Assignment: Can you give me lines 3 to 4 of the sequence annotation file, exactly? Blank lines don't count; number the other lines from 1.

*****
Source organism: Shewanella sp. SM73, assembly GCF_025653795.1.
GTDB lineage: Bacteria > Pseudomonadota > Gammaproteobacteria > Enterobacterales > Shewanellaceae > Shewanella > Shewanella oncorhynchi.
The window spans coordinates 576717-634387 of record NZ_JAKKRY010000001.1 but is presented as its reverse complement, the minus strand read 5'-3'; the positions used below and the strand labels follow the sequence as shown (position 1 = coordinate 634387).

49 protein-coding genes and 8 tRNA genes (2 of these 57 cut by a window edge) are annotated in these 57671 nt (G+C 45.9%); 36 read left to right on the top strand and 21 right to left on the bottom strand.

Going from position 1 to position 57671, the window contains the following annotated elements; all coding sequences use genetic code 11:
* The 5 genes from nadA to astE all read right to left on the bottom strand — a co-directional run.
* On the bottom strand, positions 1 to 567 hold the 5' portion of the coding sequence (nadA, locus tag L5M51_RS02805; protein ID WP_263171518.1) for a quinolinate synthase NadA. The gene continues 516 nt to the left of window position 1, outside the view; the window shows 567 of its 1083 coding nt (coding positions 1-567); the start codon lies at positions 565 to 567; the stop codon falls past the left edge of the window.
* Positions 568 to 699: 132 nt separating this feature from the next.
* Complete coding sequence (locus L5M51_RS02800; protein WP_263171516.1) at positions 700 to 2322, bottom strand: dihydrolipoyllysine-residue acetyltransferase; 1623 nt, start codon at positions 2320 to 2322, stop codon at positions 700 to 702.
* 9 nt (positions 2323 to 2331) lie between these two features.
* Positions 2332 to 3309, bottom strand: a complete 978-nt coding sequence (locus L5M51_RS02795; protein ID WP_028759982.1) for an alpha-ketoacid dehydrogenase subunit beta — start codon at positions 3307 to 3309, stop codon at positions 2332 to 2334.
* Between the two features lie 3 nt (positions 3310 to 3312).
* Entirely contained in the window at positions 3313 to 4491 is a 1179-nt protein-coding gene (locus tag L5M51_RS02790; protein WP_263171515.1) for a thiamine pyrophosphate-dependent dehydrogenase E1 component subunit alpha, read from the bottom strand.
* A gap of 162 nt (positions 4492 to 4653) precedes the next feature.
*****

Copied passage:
The window spans coordinates 576717-634387 of record NZ_JAKKRY010000001.1 but is presented as its reverse complement, the minus strand read 5'-3'; the positions used below and the strand labels follow the sequence as shown (position 1 = coordinate 634387).

49 protein-coding genes and 8 tRNA genes (2 of these 57 cut by a window edge) are annotated in these 57671 nt (G+C 45.9%); 36 read left to right on the top strand and 21 right to left on the bottom strand.